Guests pay a premium to stay on the Stay Well floor, which offers rooms under both hotel brands. Guests can customize their stay by selecting options such as Vitamin C-infused showers that neutralize chlorine and enhance shower water with an essential nutrient and antioxidant that leaves guests with healthier skin, hair and nails. Since the hotel's opening in late 2015, the hotel developer and owner, Tavistock, has been pleasantly surprised at the high request rate for the Stay Well rooms. The Stay Well floor has increased the bottom line, and health conscious guests are happy to have the option of wellness rooms.

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Eco-Friendly Practices: Corporate Social Responsibility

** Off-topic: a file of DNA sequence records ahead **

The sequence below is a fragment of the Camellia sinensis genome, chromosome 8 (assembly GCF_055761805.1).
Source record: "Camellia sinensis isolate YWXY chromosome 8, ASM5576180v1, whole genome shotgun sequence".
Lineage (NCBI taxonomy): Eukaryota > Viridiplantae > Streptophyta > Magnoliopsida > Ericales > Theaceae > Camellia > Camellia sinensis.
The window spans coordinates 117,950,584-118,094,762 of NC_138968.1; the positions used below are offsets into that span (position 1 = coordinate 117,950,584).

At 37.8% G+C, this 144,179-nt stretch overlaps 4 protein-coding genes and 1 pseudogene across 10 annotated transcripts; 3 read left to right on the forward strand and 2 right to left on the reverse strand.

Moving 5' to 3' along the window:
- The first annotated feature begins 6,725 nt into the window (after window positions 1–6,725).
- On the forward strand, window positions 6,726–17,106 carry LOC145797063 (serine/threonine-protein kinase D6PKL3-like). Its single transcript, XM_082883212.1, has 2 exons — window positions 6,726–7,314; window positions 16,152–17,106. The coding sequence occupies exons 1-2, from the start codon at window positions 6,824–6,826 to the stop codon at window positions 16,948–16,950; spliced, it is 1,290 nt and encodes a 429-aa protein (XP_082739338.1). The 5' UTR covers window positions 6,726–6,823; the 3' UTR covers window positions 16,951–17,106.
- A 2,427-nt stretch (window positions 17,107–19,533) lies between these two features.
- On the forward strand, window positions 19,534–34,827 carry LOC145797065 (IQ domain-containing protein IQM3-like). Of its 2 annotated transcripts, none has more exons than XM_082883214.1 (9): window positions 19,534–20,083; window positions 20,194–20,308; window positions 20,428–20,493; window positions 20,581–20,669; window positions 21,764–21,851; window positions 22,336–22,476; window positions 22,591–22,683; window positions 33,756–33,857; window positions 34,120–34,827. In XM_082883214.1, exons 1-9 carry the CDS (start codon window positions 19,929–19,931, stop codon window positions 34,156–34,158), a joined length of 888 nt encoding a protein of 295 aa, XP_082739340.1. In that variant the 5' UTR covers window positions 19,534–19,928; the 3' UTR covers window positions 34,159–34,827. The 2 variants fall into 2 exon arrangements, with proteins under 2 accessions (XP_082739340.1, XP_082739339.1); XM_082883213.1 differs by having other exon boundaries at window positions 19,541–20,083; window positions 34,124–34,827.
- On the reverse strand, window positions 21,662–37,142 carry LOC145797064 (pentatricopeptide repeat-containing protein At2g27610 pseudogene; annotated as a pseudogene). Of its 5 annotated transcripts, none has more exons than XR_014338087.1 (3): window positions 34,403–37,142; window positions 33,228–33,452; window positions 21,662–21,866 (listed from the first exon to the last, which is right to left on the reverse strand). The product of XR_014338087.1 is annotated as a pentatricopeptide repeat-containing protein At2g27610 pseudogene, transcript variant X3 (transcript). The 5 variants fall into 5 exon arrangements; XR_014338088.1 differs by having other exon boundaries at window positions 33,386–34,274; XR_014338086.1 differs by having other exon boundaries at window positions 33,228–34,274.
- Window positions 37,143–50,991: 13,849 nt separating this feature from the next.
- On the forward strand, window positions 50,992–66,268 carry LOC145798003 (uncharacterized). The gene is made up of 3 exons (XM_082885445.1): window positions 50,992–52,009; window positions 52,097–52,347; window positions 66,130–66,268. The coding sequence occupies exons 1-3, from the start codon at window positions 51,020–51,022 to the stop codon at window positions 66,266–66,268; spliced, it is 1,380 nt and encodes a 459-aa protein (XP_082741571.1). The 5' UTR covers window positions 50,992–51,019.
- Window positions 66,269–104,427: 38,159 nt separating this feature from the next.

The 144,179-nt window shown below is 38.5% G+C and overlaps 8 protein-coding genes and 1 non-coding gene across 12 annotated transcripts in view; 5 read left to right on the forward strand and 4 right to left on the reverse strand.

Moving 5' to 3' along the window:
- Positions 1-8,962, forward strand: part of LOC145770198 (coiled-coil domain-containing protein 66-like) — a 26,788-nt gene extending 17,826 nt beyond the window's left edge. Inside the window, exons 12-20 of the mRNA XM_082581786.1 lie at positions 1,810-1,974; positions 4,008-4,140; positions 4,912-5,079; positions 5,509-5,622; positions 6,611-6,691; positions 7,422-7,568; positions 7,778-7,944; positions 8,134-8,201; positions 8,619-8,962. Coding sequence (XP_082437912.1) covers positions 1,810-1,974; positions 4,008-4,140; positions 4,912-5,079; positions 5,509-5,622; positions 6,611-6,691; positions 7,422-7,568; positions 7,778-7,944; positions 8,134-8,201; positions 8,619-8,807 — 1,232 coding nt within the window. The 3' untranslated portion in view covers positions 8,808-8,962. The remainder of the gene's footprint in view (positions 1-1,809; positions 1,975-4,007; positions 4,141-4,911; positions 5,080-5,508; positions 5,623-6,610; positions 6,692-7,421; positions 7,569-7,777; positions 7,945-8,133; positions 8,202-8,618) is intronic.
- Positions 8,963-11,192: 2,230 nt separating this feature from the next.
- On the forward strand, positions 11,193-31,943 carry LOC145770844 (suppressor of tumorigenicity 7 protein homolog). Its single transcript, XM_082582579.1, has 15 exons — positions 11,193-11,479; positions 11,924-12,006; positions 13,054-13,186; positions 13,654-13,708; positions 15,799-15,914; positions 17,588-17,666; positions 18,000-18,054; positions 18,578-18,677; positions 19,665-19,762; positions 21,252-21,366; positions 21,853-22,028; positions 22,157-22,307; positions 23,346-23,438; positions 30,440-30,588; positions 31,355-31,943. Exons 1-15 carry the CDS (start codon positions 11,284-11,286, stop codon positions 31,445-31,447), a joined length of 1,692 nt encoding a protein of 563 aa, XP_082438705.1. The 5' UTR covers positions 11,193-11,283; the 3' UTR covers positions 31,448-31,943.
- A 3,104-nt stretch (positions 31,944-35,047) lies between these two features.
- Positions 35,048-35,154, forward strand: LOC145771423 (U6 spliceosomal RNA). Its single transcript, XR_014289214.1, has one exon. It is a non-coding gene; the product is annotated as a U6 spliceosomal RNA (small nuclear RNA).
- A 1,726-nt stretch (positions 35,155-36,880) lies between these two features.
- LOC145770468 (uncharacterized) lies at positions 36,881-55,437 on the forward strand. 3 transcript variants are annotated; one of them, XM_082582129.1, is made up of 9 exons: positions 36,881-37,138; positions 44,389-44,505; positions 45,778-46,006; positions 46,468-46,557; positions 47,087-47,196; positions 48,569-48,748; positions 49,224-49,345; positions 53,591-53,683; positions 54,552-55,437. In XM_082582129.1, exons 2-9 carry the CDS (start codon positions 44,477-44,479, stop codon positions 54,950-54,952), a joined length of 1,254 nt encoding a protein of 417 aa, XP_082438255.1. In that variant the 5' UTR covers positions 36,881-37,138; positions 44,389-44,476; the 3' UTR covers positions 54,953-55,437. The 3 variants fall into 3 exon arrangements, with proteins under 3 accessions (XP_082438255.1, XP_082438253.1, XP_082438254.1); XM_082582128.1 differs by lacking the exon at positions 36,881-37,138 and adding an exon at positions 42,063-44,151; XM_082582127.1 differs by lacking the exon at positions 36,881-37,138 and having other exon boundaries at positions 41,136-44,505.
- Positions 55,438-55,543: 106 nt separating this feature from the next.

The hotel industry has undertaken a long-term effort to build more responsible and socially conscious businesses. What began with small efforts to reduce waste - such as paperless checkouts and refillable soap dispensers - has evolved into an international movement toward implementing sustainable development practices. In addition to establishing themselves as good corporate citizens, adopting eco-friendly practices is sound business for hotels. According to a recent report from Deloitte, 95% of business travelers believe the hotel industry should be undertaking “green” initiatives, and Millennials are twice as likely to support brands with strong management of environmental and social issues. Given these conclusions, hotels are continuing to innovate in the areas of environmental sustainability. For example, one leading hotel chain has designed special elevators that collect kinetic energy from the moving lift and in the process, they have reduced their energy consumption by 50%  over conventional elevators. Also, they installed an advanced air conditioning system which employs a magnetic mechanical system that makes them more energy efficient. Other hotels are installing Intelligent Building Systems which monitor and control temperatures in rooms, common areas and swimming pools, as well as ventilation and cold water systems. Some hotels are installing Electric Vehicle charging stations, planting rooftop gardens, implementing stringent recycling programs, and insisting on the use of biodegradable materials. Another trend is the creation of Green Teams within a hotel's operation that are tasked to implement earth-friendly practices and manage budgets for green projects. Some hotels have even gone so far as to curtail or eliminate room service, believing that keeping the kitchen open 24/7 isn't terribly sustainable. The May issue of the Hotel Business Review will document what some hotels are doing to integrate sustainable practices into their operations and how they are benefiting from them.